EVENTS: SCVO General Election Debate, 14 Apr; Making Meetings More Effective, 22 Apr; Fit for Purpose, 23 Apr; Some Like it Too Hot – How Leith’s houses are leaking heat, 24 Apr; Basics of Being an Employer, 29 Apr; Power-UP (Planning, the law and your rights), 9 May; Maximising Participation, 13 May; Exploring Sustainable Living, 28 May
NETWORKS NEWS: Colin writes: We’re entering the third year of our current support package from Scottish Govt for SENs. We’re taking stock of what’s been happening and what lies ahead. SEN members are increasingly working together – locally and nationally. Involvement with the ‘single interface` process and increased engagement in procurement activities are just two examples. New SENs are active in Angus and Perth and S2S will see the launch of a Youth SEN. Events coming up include Fit for Purpose 2010 in Perth on 23rd April and the first cultural social enterprise conference in Glasgow on 26th May. We also hope to carry out further ‘Vital Stats’ surveys which, to us, are the clearest way of demonstrating the contribution SENs and their members are making to their local economies.
For more Networks News, see https://senscot.net/networks1st/showart.php?articleid=136
The ‘Fit for Purpose’ Conference takes place on Friday 23rd April at the Perth Concert Hall. The full programme is now in place. As well as our keynote speakers – Mary Allison and Dr Lynne Friedli, see http://www.senscot.net/view_news.php?viewid=9368 – the programme includes workshops on community benefits clauses, outcome focussed planning and social prescription case studies. There are still some places left. To book, see http://www.senscot.net/view_event.php?viewid=9319
The Social Enterprise Academy is running another 20:Twenty Leadership residential in Nairn from 4th-7th June. This is their fourth such programme and second in the Highlands. This programme is targeted at retail-based social enterprises based in the Highland and Islands. All places are fully funded. To apply, see
See more, http://www.senscot.net/view_news.php?viewid=9378
This week’s Observer asked several writers to reflect on the New Labour years. Andrew O’Hagan was scathing. ‘‘You look at Blair and his favourites and you think, none was formidable, in the old, EM Forster sense of having a character that imposes itself with persuasive grace. I mean, Peter Mandelson? You never felt for one minute that he either meant what he said or said what he meant. The man was a lily-livered chancer throughout, and we might find a symbol for the whole New Labour betrayal in Lord Mandelson’s vertiginous smirk.’’. http://www.senscot.net/view_news.php?viewid=9379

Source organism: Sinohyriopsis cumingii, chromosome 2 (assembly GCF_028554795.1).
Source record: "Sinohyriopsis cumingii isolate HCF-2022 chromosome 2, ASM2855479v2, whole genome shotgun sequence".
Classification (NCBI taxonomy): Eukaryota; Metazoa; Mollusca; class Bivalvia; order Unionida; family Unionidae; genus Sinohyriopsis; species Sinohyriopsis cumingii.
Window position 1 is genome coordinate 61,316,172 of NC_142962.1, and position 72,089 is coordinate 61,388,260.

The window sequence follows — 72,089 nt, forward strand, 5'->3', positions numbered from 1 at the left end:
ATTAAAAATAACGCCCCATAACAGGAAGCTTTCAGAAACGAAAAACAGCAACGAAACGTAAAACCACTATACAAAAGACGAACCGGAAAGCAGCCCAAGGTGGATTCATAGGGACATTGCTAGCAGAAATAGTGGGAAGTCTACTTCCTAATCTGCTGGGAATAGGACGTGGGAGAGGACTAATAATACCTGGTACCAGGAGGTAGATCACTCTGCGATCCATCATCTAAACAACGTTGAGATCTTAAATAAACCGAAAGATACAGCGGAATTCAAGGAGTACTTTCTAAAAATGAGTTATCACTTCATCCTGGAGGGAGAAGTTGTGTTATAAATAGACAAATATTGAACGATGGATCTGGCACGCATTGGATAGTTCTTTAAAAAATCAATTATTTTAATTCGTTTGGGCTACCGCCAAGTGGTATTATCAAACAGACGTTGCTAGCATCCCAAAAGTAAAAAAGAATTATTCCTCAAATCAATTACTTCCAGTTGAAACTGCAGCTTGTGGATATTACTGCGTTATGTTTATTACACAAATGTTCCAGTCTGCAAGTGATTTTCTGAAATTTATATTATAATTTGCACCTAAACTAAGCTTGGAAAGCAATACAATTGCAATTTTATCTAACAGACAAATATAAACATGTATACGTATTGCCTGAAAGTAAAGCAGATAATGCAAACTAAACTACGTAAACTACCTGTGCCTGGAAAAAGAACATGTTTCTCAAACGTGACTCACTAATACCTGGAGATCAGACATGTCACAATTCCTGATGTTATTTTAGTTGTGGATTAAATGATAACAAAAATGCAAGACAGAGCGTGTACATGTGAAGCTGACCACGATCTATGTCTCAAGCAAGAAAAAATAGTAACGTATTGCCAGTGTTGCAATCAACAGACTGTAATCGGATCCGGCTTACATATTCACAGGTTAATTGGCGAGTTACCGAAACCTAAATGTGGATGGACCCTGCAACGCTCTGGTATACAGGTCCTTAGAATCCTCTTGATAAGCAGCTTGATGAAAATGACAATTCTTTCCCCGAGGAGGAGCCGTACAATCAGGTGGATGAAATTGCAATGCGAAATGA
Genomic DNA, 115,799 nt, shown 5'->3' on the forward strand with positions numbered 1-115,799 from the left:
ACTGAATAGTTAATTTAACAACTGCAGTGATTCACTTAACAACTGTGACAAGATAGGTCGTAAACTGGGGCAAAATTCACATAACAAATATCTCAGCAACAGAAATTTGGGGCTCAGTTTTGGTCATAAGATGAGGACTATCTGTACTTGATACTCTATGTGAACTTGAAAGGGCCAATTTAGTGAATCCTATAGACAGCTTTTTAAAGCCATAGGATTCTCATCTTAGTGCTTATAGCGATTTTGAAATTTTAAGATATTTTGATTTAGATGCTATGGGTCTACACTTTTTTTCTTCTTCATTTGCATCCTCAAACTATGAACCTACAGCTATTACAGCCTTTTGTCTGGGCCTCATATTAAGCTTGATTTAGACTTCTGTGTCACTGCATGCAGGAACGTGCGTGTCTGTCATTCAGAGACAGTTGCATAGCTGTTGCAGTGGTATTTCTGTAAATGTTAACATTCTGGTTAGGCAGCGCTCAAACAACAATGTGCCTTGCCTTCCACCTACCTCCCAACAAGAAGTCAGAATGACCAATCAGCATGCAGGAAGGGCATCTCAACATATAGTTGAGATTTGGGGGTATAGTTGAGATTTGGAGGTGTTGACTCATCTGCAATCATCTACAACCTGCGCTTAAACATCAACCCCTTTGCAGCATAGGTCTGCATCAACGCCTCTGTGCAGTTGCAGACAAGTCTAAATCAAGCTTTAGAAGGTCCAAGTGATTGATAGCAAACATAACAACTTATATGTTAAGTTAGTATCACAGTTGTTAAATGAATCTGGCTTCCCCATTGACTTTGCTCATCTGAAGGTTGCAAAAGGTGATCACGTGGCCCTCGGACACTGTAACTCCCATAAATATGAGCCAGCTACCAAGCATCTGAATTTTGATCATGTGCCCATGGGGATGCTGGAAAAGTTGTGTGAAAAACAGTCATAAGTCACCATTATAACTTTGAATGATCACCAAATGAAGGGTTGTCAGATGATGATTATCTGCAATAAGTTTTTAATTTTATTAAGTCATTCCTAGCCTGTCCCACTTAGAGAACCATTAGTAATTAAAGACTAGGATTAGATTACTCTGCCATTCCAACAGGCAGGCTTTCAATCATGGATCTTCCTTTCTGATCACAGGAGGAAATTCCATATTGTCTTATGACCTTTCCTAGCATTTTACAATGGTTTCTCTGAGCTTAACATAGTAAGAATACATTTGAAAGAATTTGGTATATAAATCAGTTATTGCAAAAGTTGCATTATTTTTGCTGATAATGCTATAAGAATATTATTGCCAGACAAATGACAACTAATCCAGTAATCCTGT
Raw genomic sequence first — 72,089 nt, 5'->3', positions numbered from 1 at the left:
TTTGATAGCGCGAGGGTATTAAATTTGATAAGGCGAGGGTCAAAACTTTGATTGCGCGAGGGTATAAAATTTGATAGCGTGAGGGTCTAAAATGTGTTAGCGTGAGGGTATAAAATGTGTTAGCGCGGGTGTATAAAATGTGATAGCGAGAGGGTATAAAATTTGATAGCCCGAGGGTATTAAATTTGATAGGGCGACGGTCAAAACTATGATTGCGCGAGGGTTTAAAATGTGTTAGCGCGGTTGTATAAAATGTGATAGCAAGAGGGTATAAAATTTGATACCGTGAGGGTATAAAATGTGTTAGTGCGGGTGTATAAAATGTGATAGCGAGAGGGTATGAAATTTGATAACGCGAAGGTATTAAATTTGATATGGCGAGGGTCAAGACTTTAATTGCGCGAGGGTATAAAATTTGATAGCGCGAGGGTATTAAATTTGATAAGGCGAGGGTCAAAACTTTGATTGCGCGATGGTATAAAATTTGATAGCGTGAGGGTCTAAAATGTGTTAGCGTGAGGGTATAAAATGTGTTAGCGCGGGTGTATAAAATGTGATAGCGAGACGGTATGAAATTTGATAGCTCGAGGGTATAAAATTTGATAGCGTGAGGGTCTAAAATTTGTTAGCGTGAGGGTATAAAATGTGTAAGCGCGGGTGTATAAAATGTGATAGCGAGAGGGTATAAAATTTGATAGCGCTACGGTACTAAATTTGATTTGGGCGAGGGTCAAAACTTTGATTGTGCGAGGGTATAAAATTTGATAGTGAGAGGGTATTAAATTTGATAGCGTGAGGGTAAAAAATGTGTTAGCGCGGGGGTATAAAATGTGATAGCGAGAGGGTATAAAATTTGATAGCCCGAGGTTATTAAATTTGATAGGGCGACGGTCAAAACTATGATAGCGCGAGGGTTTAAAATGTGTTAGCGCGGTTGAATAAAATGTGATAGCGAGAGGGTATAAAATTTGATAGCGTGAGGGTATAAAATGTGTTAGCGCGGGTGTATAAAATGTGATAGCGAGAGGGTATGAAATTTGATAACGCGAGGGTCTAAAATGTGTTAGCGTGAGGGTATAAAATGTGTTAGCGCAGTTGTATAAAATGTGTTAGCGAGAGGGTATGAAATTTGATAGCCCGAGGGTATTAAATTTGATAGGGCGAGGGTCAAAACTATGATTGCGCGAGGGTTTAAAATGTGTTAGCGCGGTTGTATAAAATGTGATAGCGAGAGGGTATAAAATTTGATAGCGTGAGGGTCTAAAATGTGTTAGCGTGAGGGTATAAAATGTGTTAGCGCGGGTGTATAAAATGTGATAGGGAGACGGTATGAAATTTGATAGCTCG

SCVO is hosting a General Election Debate on Wed 14th April in Edinburgh University’s Playfair Library. The combatants are John Barrett MP (LibDem), Gavin Brown MSP (Tory), Jim Mather MSP (SNP) and Sheila Gilmour (Labour). For more info, see http://www.senscot.net/view_event.php?viewid=9383 On Tuesday 20th April, the Scottish Social Enterprise Coalition is hosting its version with Mark Lazarowicz MP (Labour), Gavin Brown MSP (Tory), Shirley Anne Somerville MSP (SNP), Patrick Harvie MSP (Green) and Alistair Carmichael MP (Lib Dems). This one is at the Corn Exchange with Laurie Russell in the chair. Wonder why they’re both in Edinburgh?
Last week’s bulletin profiled the Crescent Kitchen and their outside catering service. This week Rob Hoon contacts us to let us know about the Out of the Blue Drill Hall Café’s new food delivery service – Tour de Lunch. Lunches delivered to your workplace etc on traditional Danish bicycles. All their ingredients are locally sources including fruit and veg coming from Phantassie Farm in East Linton. Edinburgh now boasts two social enterprise outside catering services. For more, see http://www.senscot.net/view_prof.php?viewid=9384
In the millennium year, 2000, Dahan Zohar and Ian Marshall published a book called ‘Spiritual Intelligence: the Ultimate Intelligence’. The opening chapter contains the following statement: ‘‘The full picture of human intelligence can be completed with a discussion of our spiritual intelligence – SQ for short. By SQ, I mean the intelligence with which we address and solve problems of meaning and value, the intelligence with which we can place our actions and our lives in a wider, richer, meaning-giving context, the intelligence with which we can asses that one course of action or one life-path is more meaningful than another. SQ is the necessary foundation for the effective functioning of both IQ and EQ (emotional intelligence). It is our ultimate intelligence.”
That’s all for this week. Good luck with your adventures